Below is a number series puzzle. I'll give the answer midway through this post.
What's the next number in the series? It's not as easy as it looks.
I'm guessing that Thais would find this puzzle more difficult than would English speakers. Here's the version that would probably be easier for a Thai, and more difficult for a Westerner:
Much ado is made of "cultural bias" in various psychometric tests. I don't have strong opinions on the issue. It seems reasonable to think that steps can be taken to minimize, if not remove, cultural bias. It should also be possible to make post-test adjustments to account for such bias. Sparks start to fly when someone implies that one ethnic group is brighter than another; this accounts for the intense academic interest in the subject.
I'm no linguist, but it seems that many languages in this part of the world make heavy use of "counters". The Thai language has about 200 of these words. Indonesian language has many. I've been told that Chinese does as well. English language has a few commonly used counters as well. If you say, "I'd like two loaves of bread", the word "loaves" is the counter. For many objects, English speakers forego the counter (e.g. "She has three stamps"). The Thais, however, use counters for virtually everything. In Thinglish, you'd say "She have stamp three flat thing". There's a special word that helps you count small flat things. In Thai, at least, the counter always follows the thing you're counting, so you wouldn't hear "She have three flat thing stamp".
So, coming back to the puzzle, if you ask a Westerner, "What do you see below?"...
...he would say "I see one one".
Ask him again, and he'll say, "I see two ones".
But, try the same game with a Thai:
In Thinglish, he'd say, "I see one one tua". ("tua" is the Thai counter for letters and numbers)
Now he'll say, "I see one two tua".
By now you probably understand the puzzle. The final number you see in the Western version of the puzzle is 111221. The number has three ones, followed by two twos, followed by one one.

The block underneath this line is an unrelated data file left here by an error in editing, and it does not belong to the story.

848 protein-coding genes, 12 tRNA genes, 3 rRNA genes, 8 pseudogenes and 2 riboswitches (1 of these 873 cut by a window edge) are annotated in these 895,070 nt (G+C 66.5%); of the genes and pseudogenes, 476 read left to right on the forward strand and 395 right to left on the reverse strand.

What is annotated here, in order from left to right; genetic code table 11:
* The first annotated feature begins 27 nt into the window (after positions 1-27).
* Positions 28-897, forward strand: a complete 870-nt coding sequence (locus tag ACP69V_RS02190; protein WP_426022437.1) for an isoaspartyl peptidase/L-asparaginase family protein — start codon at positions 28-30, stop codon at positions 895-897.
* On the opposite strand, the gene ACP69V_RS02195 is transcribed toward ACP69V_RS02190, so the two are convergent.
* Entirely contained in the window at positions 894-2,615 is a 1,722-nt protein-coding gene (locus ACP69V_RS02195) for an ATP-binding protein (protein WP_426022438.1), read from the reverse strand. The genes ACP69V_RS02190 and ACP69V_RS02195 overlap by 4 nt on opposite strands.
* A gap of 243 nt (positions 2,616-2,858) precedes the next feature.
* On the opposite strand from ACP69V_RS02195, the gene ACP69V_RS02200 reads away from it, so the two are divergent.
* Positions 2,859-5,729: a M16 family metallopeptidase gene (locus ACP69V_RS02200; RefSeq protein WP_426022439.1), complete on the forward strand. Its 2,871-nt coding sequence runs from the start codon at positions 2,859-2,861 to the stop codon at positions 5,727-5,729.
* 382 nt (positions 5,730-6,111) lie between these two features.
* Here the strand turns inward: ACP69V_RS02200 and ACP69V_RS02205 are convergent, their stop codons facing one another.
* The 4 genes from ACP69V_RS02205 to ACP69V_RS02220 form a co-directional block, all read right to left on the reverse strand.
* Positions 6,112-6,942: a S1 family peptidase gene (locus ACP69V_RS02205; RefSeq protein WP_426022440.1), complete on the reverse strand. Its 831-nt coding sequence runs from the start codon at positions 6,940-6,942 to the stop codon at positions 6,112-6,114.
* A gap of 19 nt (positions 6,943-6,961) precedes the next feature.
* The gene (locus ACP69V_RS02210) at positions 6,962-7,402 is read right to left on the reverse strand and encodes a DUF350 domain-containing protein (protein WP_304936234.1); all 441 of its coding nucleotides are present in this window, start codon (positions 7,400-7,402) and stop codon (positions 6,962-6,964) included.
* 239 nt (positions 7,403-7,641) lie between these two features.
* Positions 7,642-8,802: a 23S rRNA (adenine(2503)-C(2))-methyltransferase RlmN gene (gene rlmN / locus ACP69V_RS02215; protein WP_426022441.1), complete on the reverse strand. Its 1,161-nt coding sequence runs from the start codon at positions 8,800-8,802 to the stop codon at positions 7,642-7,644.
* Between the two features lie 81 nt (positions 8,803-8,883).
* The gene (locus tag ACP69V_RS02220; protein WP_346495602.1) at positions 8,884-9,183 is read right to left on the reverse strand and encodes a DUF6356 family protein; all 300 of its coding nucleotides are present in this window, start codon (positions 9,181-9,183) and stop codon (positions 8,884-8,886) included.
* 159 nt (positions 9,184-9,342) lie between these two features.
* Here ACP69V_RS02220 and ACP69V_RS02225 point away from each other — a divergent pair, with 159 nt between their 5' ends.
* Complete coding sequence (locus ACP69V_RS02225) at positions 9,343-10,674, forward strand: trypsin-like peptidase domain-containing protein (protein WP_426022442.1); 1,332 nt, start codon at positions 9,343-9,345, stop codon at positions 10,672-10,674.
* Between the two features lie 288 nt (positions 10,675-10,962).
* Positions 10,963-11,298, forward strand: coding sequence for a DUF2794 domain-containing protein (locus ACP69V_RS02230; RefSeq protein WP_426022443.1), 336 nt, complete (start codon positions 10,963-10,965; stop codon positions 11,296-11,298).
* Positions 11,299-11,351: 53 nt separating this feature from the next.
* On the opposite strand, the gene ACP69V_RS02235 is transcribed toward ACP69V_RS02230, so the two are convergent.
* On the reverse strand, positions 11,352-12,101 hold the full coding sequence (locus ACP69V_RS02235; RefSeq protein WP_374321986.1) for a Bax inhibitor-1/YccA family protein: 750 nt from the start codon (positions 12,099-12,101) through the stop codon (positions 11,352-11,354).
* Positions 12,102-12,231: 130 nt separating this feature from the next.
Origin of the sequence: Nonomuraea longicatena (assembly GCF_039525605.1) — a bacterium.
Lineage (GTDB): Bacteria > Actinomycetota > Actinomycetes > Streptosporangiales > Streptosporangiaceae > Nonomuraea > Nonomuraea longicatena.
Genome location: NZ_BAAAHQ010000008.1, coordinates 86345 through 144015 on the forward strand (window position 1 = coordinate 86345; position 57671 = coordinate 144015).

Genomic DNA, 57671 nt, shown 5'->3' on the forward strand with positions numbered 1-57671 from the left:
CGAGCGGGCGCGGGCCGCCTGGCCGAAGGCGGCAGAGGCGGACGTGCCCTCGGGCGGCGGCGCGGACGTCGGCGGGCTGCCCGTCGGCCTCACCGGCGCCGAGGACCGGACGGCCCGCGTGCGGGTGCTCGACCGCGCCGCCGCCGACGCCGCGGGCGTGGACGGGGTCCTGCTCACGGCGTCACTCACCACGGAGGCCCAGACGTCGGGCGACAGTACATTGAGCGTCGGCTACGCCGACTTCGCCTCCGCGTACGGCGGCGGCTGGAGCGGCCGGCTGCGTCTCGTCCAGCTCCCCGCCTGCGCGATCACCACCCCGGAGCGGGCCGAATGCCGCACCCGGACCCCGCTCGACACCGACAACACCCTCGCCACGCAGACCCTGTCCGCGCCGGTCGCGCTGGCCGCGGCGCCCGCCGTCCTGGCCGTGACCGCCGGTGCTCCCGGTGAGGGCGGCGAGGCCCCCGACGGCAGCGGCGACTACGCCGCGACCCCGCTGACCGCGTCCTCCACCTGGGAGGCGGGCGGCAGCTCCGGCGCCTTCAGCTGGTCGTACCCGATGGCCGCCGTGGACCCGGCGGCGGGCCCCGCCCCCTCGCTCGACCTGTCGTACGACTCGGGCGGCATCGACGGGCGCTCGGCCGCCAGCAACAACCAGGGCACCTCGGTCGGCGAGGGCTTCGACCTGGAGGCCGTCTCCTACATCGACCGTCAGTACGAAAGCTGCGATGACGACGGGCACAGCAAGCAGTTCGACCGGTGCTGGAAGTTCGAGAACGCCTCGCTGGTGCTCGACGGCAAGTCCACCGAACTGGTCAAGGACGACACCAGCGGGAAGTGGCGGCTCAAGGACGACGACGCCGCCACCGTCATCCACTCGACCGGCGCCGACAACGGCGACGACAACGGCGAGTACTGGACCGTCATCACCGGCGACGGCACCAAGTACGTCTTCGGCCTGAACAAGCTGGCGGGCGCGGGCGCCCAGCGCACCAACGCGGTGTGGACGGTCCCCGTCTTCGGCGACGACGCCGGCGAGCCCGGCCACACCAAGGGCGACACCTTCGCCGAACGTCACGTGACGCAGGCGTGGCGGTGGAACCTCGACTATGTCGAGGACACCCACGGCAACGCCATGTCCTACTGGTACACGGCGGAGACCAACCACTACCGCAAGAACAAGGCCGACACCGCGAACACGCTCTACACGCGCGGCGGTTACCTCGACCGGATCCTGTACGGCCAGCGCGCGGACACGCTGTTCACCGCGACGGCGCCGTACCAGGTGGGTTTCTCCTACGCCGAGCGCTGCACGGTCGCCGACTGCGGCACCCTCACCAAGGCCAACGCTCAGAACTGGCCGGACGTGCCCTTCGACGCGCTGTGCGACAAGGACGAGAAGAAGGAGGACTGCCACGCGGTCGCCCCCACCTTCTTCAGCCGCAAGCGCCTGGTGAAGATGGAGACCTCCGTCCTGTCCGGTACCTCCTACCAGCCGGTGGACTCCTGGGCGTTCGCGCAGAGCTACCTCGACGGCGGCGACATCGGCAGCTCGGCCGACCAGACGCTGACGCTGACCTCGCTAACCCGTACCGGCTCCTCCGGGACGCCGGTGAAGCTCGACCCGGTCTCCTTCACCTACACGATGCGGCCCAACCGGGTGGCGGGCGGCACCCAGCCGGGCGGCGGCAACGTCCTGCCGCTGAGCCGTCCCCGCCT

The final number in the Thai version is 122111. That number has one one tua, followed by two two tua, followed by one three tua.
Interestingly, if you reverse the Western result, you get the Thai result!
Another question: given a "seed number" of 1 through 9, will any of the strings eventually converge? For example, if you start with 2, will these strings eventually merge with with the strings you get if you start with 3? If you use the Thai counting system, it will be easier to realize that the answer is "no"!
In any case, it seems reasonable to believe that one version of the puzzle would be easier/more difficult for Westerners/Thais, given their linguistic habits. A test maker could easily be ignorant of these differences.
A Westerner might find the Asian use of counters to be inefficient. It certainly is, if you're talking about compressing information into the shortest possible sentence. But there are plenty of inefficiencies in the English language. Why say "This is a table" when you could simply say "This table", as you would in Thinglish? Language is not simply about compressing information. It's about offering up information in ways that other brains, with limitations on speed and capacity, can understand. Different languages deal with these limitations in different ways.
4 years ago